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Jaron Lanier: The Internet destroyed the middle class

Jaron Lanier: The Internet destroyed the middle class
Jaron Lanier is a computer science pioneer who has grown gradually disenchanted with the online world since his early days popularizing the idea of virtual reality. “Lanier is often described as ‘visionary,’ ” Jennifer Kahn wrote in a 2011 New Yorker profile, “a word that manages to convey both a capacity for mercurial insight and a lack of practical job skills.” Raised mostly in Texas and New Mexico by bohemian parents who’d escaped anti-Semitic violence in Europe, he’s been a young disciple of Richard Feynman, an employee at Atari, a scholar at Columbia, a visiting artist at New York University, and a columnist for Discover magazine. He’s also a longtime composer and musician, and a collector of antique and archaic instruments, many of them Asian. His book continues his war on digital utopianism and his assertion of humanist and individualistic values in a hive-mind world. This week sees the publication of “Who Owns the Future? You talk early in “Who Owns the Future?” Right. Right. Related:  Economic Theory and Bits

LASER PHYSICIST F. J. Duarte , Laser Physicist (Optics Journal, Rochester, New York, 2012) © ISBN: 978-0-9760383-1-3 (printed version) ISBN: 978-0-9760383-2-0 (electronic version) Date of publication: May, 2012. Politics in academia.. lasers in the Cold War... the decline of an industrial icon (Eastman Kodak) towards oblivion... ethics in research... perspectives on quantum mechanics and reality... perspectives on morality, mortality, and the big question Laser Physicist provides a first hand account of academic politics at Australia's Macquarie University during the "revolt of the sciences" that led to the reform of its degree structure. Chapter 2: Sydney Soon after I began my presentation, the male Aussies started to smile nervously and then began to laugh… and laugh. Chapter 3: Macquarie In his memoirs, John Ward makes reference to my political contacts (Ward, 2004). Chapter 4: John Clive Ward 4.2 Reminiscences His directness and frankness often got him at odds with managers and administrators. 6.3 Moscow

The State, the Deep State, and the Wall Street Overworld In the last decade it has become more and more obvious that we have in America today what the journalists Dana Priest and William Arkin have called two governments: the one its citizens were familiar with, operated more or less in the open: the other a parallel top secret government whose parts had mushroomed in less than a decade into a gigantic, sprawling universe of its own, visible to only a carefully vetted cadre – and its entirety…visible only to God.1 And in 2013, particularly after the military return to power in Egypt, more and more authors referred to this second level as America’s “deep state.”2 Here for example is the Republican analyst Mike Lofgren: There is the visible government situated around the Mall in Washington, and then there is another, more shadowy, more indefinable government that is not explained in Civics 101 or observable to tourists at the White House or the Capitol. DEEP STATE n. The Deep State, The Shadow Government and the Wall Street Overworld Thereafter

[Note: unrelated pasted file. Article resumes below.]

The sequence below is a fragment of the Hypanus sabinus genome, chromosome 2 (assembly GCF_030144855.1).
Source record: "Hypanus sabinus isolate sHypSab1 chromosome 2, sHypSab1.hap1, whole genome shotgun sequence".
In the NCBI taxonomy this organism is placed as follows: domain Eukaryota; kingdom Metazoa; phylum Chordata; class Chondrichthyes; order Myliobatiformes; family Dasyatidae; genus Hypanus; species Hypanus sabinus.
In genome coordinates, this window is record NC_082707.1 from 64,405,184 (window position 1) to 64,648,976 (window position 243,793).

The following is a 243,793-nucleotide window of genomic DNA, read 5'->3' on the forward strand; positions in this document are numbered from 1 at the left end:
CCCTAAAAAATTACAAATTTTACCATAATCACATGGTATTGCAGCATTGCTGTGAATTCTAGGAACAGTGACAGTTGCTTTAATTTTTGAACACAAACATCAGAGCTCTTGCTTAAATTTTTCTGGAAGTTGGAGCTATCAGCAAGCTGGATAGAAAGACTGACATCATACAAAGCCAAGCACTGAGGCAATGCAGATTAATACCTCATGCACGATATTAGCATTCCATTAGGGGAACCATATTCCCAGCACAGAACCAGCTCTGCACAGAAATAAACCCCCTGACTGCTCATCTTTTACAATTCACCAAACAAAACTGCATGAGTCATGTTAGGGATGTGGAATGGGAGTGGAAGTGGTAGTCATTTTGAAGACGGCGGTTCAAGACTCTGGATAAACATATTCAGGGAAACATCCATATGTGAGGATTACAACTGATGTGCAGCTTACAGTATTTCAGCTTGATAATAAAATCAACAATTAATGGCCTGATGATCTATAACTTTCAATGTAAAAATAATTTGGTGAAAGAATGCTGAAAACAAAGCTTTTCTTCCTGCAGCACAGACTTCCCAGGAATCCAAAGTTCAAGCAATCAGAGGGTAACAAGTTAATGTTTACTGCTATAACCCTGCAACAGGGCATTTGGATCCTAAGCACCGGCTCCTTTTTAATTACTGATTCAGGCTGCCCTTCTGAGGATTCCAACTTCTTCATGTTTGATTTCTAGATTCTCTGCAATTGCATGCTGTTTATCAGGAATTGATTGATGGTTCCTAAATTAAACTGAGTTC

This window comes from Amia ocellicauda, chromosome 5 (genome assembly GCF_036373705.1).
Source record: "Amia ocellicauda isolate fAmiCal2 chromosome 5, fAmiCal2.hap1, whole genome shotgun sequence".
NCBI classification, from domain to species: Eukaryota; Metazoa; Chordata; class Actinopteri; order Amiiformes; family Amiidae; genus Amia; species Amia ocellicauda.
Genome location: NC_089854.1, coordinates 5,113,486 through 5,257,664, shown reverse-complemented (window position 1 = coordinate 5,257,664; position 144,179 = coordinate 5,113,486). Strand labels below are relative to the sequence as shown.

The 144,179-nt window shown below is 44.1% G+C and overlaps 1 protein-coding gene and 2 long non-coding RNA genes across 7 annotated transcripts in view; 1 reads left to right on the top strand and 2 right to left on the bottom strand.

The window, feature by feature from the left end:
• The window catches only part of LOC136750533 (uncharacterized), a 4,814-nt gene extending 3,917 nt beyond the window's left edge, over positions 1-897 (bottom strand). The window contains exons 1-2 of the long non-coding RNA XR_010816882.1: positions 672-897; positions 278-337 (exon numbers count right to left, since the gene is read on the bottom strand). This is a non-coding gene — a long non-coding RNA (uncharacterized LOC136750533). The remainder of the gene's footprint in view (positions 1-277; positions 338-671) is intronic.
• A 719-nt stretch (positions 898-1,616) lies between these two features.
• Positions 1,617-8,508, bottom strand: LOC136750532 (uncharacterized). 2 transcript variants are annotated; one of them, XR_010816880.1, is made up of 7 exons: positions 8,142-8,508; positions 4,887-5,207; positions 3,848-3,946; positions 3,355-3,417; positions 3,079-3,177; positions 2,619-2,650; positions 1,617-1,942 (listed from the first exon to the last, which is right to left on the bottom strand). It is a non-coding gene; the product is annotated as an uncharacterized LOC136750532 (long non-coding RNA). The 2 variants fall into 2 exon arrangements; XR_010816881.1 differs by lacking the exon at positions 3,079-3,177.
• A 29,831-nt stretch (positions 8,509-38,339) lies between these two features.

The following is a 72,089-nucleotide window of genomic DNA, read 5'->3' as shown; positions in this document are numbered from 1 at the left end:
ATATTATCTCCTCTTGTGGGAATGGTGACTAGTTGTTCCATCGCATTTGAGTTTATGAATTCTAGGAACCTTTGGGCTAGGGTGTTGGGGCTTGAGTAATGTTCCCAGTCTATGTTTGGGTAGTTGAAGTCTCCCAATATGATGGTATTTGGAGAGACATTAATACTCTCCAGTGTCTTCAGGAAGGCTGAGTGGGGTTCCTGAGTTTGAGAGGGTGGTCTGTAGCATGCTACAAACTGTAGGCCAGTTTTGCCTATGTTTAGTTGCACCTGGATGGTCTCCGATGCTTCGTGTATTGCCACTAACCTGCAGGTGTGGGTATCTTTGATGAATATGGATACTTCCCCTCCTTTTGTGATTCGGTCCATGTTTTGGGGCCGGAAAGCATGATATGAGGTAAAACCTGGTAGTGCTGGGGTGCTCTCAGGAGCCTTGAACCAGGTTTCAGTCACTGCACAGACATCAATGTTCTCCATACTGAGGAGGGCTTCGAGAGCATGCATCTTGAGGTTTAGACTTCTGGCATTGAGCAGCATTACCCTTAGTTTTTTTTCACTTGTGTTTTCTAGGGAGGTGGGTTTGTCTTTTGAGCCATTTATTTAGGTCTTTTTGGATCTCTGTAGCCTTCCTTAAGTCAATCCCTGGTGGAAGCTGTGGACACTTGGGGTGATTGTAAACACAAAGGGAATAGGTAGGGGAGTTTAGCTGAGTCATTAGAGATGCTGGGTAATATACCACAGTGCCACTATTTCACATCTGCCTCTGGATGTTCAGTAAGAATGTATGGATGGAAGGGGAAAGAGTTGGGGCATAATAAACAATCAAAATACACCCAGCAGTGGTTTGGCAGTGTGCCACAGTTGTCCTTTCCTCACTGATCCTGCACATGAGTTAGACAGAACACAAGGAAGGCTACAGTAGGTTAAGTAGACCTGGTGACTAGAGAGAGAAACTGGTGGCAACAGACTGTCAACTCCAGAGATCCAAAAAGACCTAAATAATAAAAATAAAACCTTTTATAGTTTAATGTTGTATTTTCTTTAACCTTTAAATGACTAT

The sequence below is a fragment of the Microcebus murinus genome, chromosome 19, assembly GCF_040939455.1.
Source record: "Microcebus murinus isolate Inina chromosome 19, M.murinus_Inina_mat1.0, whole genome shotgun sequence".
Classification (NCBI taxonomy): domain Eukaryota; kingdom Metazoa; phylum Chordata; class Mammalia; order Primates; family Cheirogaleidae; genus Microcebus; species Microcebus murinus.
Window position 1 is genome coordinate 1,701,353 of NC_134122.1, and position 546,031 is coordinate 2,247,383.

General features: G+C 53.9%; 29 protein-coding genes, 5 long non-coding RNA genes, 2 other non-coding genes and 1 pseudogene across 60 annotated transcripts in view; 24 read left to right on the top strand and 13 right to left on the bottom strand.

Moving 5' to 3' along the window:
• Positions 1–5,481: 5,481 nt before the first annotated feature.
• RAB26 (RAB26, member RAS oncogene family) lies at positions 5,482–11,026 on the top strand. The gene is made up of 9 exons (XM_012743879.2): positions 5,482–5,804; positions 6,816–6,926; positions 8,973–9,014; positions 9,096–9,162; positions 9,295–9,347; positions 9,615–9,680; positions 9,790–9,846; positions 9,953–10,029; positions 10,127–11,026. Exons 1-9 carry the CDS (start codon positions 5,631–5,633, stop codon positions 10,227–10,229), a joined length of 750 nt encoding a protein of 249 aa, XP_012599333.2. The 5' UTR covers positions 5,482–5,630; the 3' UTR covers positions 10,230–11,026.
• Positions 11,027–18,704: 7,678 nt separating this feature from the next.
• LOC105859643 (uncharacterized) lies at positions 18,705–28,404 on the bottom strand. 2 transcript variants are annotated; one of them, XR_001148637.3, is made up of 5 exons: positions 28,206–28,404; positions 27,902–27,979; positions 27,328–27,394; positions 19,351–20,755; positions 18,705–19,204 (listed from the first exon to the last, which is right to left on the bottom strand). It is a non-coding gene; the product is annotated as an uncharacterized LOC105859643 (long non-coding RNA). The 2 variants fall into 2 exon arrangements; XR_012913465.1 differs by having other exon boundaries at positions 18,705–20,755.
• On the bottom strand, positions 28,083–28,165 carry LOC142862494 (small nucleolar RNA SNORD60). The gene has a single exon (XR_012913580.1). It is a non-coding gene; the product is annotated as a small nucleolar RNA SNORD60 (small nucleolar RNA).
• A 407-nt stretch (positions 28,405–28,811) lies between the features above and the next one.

New App Lets You Boycott Koch Brothers, Monsanto And More By Scanning Your Shopping Cart In her keynote speech at last year's annual Netroots Nation gathering, Darcy Burner pitched a seemingly simple idea to the thousands of bloggers and web developers in the audience. The former programmer and congressional candidate proposed a smartphone app allowing shoppers to swipe barcodes to check whether conservative billionaire industrialists Charles and David Koch were behind a product on the shelves. Burner figured the average supermarket shopper had no idea that buying Brawny paper towels, Angel Soft toilet paper or Dixie cups meant contributing cash to through its subsidiary Georgia-Pacific. Similarly, purchasing a pair of yoga pants containing Lycra or a Stainmaster carpet meant indirectly handing the Kochs your money (Koch Industries bought Invista, one of the world’s largest fiber and textiles companies, in 2004 from DuPont). At the time, Burner created a mock interface for her app, but that's as far as she got. Follow @Clare_OC